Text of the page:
Brazil’s Antipoverty Breakthrough

The Surprising Success of Bolsa Família

Cleaning a classroom in Rio de Janeiro, February 2014. PILAR OLIVARES / REUTERS

In recent years, as public anxiety over growing inequality has intensified, policymakers and academics have started scrambling for some increasingly extreme solutions. India, for example, has launched massive programs to provide the poor with food and jobs, and the French economist Thomas Piketty has famously proposed a redistributive global wealth tax.

But there are big problems with such efforts. Huge, heavily bureaucratic programs such as India’s have proved inefficient and expensive. And the planet’s richest citizens are certain to use all their influence to block any proposals along Piketty’s lines from being implemented.

The good news is that these and other radical solutions are also unnecessary. Over the last dozen years or so, one country—Brazil—has shown that there’s a far better, less provocative, and more market-friendly way to fight inequality.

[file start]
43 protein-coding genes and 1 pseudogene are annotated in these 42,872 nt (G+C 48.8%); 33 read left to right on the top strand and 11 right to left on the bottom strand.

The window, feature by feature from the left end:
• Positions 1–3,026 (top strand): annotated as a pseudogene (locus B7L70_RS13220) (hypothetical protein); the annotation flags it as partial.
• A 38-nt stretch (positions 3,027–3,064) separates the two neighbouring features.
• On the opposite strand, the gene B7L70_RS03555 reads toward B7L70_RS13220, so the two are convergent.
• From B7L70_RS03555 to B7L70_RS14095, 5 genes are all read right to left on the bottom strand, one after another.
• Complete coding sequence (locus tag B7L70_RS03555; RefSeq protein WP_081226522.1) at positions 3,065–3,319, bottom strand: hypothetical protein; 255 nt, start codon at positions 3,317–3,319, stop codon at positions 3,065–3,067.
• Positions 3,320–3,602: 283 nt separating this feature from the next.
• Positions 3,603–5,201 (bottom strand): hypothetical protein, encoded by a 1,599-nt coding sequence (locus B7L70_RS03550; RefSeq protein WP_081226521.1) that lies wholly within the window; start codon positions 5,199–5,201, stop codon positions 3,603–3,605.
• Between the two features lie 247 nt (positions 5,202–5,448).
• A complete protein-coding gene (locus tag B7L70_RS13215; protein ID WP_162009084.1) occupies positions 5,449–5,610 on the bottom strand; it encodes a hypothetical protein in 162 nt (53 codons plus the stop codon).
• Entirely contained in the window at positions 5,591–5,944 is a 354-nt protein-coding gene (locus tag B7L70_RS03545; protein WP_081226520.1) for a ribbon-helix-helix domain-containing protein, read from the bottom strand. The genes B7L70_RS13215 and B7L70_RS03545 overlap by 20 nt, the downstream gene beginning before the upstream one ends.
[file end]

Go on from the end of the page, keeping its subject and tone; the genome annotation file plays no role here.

Not long ago, the idea that Brazil might have something to teach the world about reducing inequality would have sounded like a joke. Latin America’s largest nation had long been among the most unequal places on earth, a state synonymous with savage social injustice. The country may have been blessed with a large, youthful population and abundant natural resources, but for a long time, Brazil did as bad a job spreading its wealth as could be imagined. Even tiny, benighted Haiti was more equal.

At the turn of the millennium, about a third of Brazil’s population languished beneath the international poverty line.

In the 1980s and 1990s, Brazil moved from dictatorship to democracy and embraced structural reforms that finally brought hyperinflation under control. But the mass of the population remained trapped in rural penury or urban favelas, while the fortunate few soared over the country’s ungovernable megacities in private helicopters. At the turn of the millennium, about a third of Brazil’s population languished beneath the international poverty line (surviving on $2 a day), and about 15 percent was indigent (living on less than $1.25 a day).

Since then, however, a peaceful revolution has occurred.

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